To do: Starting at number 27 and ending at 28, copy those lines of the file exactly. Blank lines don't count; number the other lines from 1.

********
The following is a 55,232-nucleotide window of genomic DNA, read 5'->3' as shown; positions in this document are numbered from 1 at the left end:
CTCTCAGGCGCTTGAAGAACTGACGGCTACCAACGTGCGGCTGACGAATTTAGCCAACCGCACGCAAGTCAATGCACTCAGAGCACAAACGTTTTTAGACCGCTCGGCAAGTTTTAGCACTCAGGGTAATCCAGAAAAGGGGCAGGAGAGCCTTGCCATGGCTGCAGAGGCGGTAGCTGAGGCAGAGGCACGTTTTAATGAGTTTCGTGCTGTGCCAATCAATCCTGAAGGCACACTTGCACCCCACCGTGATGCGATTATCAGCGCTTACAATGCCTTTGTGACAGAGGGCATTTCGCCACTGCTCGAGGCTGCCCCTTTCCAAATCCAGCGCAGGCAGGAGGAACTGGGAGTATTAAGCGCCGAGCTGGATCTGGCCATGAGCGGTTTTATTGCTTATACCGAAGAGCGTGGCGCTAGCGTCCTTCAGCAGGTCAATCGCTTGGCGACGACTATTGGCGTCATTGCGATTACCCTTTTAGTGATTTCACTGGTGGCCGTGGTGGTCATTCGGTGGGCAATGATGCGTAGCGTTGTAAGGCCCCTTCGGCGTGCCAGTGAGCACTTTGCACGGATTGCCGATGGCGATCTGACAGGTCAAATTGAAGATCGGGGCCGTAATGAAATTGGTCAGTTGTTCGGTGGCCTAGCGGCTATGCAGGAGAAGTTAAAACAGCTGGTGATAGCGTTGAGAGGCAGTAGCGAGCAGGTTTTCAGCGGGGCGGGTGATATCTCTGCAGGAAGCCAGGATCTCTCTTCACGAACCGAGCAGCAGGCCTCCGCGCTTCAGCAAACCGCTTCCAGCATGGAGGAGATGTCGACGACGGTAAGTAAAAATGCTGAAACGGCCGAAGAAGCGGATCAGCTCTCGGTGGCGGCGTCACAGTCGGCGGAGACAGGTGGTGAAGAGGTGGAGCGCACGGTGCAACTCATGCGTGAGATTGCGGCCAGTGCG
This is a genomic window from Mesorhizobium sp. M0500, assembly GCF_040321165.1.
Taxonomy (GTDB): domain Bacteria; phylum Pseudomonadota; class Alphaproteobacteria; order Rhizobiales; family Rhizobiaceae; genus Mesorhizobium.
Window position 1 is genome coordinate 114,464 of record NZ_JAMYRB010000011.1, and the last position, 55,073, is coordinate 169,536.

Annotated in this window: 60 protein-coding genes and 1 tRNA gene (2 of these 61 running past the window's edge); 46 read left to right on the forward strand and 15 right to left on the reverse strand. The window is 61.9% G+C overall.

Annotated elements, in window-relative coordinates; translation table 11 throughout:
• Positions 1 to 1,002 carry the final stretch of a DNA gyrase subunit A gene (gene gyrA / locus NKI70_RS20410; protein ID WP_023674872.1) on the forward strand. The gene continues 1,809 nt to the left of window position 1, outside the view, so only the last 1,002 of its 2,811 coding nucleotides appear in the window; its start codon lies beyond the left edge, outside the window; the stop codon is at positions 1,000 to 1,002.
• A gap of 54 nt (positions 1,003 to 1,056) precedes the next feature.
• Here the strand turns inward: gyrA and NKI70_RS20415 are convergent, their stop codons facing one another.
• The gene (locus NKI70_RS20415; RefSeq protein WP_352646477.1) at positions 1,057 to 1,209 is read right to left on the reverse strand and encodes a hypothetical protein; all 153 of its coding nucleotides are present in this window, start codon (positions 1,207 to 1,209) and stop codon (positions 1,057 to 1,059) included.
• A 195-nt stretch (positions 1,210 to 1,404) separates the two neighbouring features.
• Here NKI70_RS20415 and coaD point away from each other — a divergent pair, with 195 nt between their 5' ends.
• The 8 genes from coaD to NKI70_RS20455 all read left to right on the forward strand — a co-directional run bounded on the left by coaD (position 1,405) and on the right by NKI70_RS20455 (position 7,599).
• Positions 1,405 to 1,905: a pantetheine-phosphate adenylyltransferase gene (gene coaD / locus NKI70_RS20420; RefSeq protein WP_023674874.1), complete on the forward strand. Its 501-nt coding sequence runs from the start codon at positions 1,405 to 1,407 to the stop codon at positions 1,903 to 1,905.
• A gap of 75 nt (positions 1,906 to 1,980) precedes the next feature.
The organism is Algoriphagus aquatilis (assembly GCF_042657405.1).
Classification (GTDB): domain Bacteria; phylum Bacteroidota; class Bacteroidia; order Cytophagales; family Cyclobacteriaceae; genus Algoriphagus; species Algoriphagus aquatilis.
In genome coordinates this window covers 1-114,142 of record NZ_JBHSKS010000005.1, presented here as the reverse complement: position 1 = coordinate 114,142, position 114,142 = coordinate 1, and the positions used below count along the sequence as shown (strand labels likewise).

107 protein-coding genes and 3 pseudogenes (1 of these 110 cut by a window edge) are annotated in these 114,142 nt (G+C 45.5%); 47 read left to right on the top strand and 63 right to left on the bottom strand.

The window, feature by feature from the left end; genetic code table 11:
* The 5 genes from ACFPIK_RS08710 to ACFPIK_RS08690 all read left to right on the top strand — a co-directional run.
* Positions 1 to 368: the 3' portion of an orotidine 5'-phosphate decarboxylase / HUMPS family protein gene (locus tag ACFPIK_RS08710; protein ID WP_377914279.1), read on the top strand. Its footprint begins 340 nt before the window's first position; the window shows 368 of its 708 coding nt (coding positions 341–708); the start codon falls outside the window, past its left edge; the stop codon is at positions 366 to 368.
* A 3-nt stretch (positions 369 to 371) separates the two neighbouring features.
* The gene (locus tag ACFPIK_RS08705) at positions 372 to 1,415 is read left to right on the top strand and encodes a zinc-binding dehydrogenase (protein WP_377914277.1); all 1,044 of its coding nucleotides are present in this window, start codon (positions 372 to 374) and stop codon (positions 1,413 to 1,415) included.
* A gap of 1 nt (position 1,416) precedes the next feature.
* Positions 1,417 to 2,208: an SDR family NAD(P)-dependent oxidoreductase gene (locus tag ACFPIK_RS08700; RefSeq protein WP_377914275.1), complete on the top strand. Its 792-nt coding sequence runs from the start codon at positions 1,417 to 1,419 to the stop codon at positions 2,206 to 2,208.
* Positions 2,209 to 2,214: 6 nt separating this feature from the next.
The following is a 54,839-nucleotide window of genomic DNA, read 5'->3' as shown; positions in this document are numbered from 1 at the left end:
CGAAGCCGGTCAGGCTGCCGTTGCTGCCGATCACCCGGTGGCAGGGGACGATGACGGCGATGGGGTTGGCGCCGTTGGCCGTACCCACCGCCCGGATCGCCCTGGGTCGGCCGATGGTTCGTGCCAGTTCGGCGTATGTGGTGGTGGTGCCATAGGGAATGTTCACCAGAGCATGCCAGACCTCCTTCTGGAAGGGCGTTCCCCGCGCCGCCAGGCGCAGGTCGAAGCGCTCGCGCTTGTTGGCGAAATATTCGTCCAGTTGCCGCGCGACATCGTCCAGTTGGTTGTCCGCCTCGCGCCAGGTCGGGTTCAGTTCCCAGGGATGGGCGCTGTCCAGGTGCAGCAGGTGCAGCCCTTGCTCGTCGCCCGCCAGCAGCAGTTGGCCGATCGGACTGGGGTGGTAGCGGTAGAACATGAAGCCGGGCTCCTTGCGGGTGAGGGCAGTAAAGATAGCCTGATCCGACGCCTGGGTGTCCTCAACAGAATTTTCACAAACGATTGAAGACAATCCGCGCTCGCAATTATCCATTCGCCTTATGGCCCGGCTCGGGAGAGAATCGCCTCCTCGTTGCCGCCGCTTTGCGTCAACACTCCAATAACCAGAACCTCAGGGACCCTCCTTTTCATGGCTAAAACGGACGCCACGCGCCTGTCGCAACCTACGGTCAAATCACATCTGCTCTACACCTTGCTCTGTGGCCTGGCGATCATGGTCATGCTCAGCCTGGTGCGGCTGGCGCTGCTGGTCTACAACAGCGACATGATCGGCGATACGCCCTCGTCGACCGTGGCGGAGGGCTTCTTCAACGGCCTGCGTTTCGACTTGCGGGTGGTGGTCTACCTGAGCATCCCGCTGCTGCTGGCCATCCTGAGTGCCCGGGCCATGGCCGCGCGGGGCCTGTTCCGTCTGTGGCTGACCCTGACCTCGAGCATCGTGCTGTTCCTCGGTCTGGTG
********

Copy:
* Positions 1,417 to 2,208: an SDR family NAD(P)-dependent oxidoreductase gene (locus tag ACFPIK_RS08700; RefSeq protein WP_377914275.1), complete on the top strand. Its 792-nt coding sequence runs from the start codon at positions 1,417 to 1,419 to the stop codon at positions 2,206 to 2,208.
* Positions 2,209 to 2,214: 6 nt separating this feature from the next.